Stocks rebounded from Friday's huge losses, as oil dropped to near $136 and home builders benefitted from an unexpected surge in real estate sales in April.
Technology, though, prevented a wider recovery as the Nasdaq lagged from lower moves by some of its most prominent names.
The move upward in the Dow and S&P came despite a sharp fall in Lehman Brothers shares after the venerable investment bank said it will raise $6 billion in new capital. The company expects to report a $2.77 billion second-quarter loss.
The tech barometer Nasdaq was lower as Apple dropped more than 2 percent to kick off its annual developers' conference and Yahoo stumbled more than 1 percent following another volley from billionaire investor Carl Icahn, who sent a blistering letter criticizing the company's board.
Overall, stocks added to gains a half-hour into trading after the National Association of Realtors said pending home sales in April gained 6.3 percent. That came as a pleasant surprise considering that analysts were expecting the number to drop 1 percent.
Home builders gained across the board, led by Toll Brothers .
But oil once again seemed to be the dominant force in the market. The price briefly dropped below $136 a barrel after an unprecedented $11 surge Friday to more than $138 a barrel.
"Oil is still going to be weighing on the market. It's still be biggest factor," said Richard Sparks, senior analyst at Schaeffer's Investment Research. "At least off the March lows, the market was able to rally even in the face of higher oil prices. There was a little bit of a dichotomy there. But in hte recent couple of weeks we've seen (oil and stocks) move in opposite directions, like today."
Analysts were expecting a continued pattern of choppy trading, with the Lehman news adding to a general sense of uncertainty about which way the market is heading.
"Until we get some clarity, until these problems at the Lehman Brothers of the world go by the wayside ... then we could probably see some of this money come and hit the market," said Jack Bouroudjian, a principal at Brewer Investment.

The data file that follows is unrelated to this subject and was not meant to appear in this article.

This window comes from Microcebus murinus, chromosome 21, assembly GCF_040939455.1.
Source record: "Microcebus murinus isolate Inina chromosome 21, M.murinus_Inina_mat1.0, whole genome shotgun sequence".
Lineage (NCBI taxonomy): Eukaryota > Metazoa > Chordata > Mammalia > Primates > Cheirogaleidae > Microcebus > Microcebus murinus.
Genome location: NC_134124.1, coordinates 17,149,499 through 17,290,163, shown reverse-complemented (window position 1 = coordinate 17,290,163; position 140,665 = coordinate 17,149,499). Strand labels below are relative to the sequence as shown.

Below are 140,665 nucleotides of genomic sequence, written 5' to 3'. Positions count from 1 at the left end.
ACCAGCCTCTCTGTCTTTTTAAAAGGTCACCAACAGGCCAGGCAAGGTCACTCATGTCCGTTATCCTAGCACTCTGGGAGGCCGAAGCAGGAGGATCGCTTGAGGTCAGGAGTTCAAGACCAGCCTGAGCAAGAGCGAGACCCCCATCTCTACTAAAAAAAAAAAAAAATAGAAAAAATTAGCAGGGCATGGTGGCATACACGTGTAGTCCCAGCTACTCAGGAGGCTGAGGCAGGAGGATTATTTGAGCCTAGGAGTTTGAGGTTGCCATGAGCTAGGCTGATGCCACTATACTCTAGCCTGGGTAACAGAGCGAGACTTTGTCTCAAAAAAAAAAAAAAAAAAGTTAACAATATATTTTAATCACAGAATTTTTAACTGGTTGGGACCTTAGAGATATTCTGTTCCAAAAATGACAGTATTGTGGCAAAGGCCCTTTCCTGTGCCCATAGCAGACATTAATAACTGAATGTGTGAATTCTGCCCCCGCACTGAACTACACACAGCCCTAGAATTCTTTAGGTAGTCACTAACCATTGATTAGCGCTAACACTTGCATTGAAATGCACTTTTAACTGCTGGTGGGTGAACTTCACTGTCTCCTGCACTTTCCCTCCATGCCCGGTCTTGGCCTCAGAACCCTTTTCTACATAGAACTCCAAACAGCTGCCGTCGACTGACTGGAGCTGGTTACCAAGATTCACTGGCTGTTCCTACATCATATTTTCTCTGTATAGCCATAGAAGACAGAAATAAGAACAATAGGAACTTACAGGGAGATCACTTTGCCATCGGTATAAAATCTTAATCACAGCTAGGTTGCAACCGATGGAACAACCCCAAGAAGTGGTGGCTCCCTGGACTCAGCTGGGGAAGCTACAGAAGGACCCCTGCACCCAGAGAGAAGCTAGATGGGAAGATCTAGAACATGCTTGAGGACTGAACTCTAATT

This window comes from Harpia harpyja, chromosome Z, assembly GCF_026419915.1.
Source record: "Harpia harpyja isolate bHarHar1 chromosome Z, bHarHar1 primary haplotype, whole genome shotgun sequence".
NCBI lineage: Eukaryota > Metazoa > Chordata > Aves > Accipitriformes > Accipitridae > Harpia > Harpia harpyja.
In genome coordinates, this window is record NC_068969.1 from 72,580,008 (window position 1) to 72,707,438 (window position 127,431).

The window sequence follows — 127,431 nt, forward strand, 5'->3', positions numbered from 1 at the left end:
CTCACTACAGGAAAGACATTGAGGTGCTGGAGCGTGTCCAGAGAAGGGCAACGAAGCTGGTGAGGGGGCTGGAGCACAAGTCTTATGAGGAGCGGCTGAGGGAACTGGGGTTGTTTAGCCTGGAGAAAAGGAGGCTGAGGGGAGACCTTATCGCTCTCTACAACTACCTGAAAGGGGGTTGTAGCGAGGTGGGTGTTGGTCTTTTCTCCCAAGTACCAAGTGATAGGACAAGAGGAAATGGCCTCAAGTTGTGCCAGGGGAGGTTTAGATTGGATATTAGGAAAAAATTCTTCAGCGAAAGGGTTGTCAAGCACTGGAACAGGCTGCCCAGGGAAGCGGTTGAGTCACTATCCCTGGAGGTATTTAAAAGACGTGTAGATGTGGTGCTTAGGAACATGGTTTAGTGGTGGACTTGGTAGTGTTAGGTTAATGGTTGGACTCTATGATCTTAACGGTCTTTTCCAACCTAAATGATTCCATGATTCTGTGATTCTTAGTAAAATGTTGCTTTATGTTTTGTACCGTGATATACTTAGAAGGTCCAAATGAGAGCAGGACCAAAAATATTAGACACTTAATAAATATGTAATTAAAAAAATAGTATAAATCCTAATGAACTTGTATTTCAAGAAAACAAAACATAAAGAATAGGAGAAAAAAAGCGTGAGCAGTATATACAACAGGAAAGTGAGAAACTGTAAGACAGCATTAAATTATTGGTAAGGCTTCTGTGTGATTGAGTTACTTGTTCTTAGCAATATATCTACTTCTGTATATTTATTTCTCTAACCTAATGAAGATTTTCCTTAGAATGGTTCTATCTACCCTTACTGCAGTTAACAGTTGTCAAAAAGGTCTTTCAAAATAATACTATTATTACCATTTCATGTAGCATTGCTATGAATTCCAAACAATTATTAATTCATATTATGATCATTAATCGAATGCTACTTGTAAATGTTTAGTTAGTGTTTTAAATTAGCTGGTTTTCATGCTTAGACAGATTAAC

Indeed, volatility has returned to the market, with the Chicago Board Options Exchange's Volatility Index above the watershed mark of 20, and up about 30 percent since May 15.
On the sales front, Dow component McDonald's said its same-store sales for May rose 7.7 percent helped by brisk business at is international locations. The fast-food giant and energy leader ExxonMobil led Dow gainers.
In deal news, Honeywell shares moved up after the company announced it would sell its aeropspace fasteners distribution business to B/E Aerospace for 1.05 billion in cash and stock.
In research published Monday, Lehman Brothers analysts said they expect U.S. large-cap banks to incur losses of $79 billion this year, and cut earnings and share price targets for a number of U.S. banks including Citigroup, Bank of America, Wachovia and JP Morgan.
Lehman also cut European stocks to "underweight" and raised U.S. stocks to "overweight", saying that a hike in the European Central Bank's key interest rate would likely affect stock markets on the continent.
In more financial news, CIT Group , a commercial finance company hurt by debt issues, said it is getting a $3 billion cash infusion from Goldman Sachs. CIT shares surged on the news.
Leading fertilizer maker Potash continued its three-month rally, gaining 36 percent since its March lows and moving up Monday following an analyst upgrade.